Trade

The Importance of Trade for U.S. Dairy

The U.S. dairy industry, which supports more than 3 million jobs in the United States and pumps almost $620 billion into the U.S. economy, relies on trade agreements to open new markets and increase exports. After being a net importer of dairy products a decade ago, the United States exported a record-breaking $7.6 billion in 2021 to 141 countries, and is on track to break records again in 2022. U.S. dairy exports nearly tripled since the early 2000s, and the United States became the world’s third-largest dairy product exporter behind New Zealand and the European Union (EU). Today, approximately one day’s worth of milk produced each week is exported, or a little over 15% of all production. As U.S. milk production is expected to continue increasing over the next decade while other dairy-producing competitors see decreasing production, new trade agreements will become even more vital to ensure the global competitiveness of the U.S. industry and to boost the American economy.

Our Position

IDFA advocates for the protection of existing trade agreements and the development of new, tariff-reducing trade agreements in order to ensure U.S. dairy products are globally competitive. IDFA recognizes the U.S. dairy industry’s needs for equitable and transparent agreements that provide certainty, create preferential access, open markets and eliminate barriers. IDFA advocates for these things by collaborating with the Administration to ensure their consideration of U.S. dairy priorities in all trade negotiations, by providing innovative feedback on dairy trade policy priorities, and by ensuring both the Administration and Congress understand the importance of these agreements to U.S. dairy and the American economy.

Trade could not be a higher priority for our industry, and now more than ever, the United States is poised to be one of the world’s largest suppliers of sustainable dairy products – if we can have policies that support the products getting exported.  IDFA’s work with policymakers is leading the way into that future, and we could not be more excited about seeing that future materialize.

MICHAEL DYKES, D.V.M., PRESIDENT & CEO OF THE INTERNATIONAL DAIRY FOODS ASSOCIATION (IDFA)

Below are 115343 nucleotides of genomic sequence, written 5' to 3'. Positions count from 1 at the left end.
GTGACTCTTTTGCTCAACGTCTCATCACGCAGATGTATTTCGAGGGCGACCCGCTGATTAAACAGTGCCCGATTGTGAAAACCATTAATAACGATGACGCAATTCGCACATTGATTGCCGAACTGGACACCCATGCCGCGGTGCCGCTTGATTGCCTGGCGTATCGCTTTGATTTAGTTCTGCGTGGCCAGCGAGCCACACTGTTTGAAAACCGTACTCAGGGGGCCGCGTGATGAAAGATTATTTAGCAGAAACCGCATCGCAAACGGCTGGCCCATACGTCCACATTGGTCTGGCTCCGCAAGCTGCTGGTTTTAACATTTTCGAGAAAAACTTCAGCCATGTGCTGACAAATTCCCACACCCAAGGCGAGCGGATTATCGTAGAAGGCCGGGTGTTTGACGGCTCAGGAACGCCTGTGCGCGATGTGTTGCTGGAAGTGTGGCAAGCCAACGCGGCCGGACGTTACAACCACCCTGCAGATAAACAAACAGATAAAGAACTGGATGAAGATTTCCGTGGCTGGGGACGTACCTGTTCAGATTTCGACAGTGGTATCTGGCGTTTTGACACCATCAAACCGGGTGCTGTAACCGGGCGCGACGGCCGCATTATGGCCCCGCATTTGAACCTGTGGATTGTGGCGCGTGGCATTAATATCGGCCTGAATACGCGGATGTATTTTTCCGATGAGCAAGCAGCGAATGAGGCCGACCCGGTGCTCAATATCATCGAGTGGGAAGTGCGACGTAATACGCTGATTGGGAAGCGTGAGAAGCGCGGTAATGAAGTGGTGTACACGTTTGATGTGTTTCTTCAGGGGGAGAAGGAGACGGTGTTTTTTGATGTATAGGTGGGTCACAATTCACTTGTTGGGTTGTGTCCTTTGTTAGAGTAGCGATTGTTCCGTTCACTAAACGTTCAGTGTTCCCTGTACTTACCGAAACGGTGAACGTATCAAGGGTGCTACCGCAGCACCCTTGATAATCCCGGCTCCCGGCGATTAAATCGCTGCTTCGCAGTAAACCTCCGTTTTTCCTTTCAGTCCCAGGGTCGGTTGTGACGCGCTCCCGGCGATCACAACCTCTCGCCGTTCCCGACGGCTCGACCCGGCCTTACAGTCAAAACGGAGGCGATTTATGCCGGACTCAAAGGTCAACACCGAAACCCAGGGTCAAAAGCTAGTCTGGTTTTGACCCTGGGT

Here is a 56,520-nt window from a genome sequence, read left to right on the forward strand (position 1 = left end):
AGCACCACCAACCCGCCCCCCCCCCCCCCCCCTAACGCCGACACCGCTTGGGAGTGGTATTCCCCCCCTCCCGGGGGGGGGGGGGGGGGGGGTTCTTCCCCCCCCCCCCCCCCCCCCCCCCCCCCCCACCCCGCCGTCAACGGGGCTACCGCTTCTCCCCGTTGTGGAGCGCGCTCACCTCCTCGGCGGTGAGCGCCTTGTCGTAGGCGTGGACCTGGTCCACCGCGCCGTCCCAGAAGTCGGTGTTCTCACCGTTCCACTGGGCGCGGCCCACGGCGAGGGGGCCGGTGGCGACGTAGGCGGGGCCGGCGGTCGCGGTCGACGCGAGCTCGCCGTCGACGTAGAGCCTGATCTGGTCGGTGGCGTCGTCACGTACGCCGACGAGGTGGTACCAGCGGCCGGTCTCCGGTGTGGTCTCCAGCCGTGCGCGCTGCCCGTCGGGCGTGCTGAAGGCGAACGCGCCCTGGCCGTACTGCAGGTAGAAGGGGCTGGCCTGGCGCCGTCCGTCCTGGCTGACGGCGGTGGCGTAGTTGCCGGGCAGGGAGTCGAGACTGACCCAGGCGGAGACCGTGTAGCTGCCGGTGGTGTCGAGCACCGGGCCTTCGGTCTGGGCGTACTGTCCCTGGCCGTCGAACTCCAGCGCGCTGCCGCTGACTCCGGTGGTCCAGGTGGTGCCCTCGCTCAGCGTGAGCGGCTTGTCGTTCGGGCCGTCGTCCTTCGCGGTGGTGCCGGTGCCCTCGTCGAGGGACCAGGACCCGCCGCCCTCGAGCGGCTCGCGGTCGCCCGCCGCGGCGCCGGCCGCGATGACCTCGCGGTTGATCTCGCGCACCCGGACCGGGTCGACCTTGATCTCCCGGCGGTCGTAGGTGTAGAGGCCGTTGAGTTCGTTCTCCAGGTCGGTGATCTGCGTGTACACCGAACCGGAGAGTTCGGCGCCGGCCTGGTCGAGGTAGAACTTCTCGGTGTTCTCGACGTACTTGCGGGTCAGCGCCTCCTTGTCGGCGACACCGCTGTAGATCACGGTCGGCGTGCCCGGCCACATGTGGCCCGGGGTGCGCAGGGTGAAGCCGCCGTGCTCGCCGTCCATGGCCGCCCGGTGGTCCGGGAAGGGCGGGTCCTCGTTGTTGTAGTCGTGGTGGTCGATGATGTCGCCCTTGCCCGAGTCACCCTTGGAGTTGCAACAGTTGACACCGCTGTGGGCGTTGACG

IDFA’s Trade Policy Priorities

Whether short, medium, or long-term, IDFA works regularly with members to develop a pro-active, strategic approach to U.S. dairy trade policy priorities.  Such an approach requires both ensuring priority trading partners’ barriers are addressed, but also constantly evaluating the global policy landscape with a view of ensuring U.S. dairy trade has a clear pathway to not only remain competitive but to grow. 

A snapshot of IDFA’s short-, and medium-term market-specific trade priorities are:

Just as IDFA members require a rules-based and fair flow of goods with trading partners, they also require U.S. policies and a global environment spanning across all markets that are forward-looking, strategic, and that open new opportunities for U.S. dairy.  A few of IDFA’s long-term trade policy priorities are:

Trade Resources

For information about existing free trade agreements, please visit: https://ustr.gov/trade-agreements/free-trade-agreements.

For more information on other recent trade agreements, please visit:

For the latest trade analysis and articles published by IDFA, please visit our newsroom: https://www.idfa.org/latest?date_range=&issue=184&category=0.

For any other trade-related questions or to become a member of the IDFA International Trade Committee, contact Becky Rasdall, IDFA Vice President of Trade Policy and International Affairs at brasdall@idfa.org.

Staff Contact

Becky Rasdall

Vice President, Trade Policy and International Affairs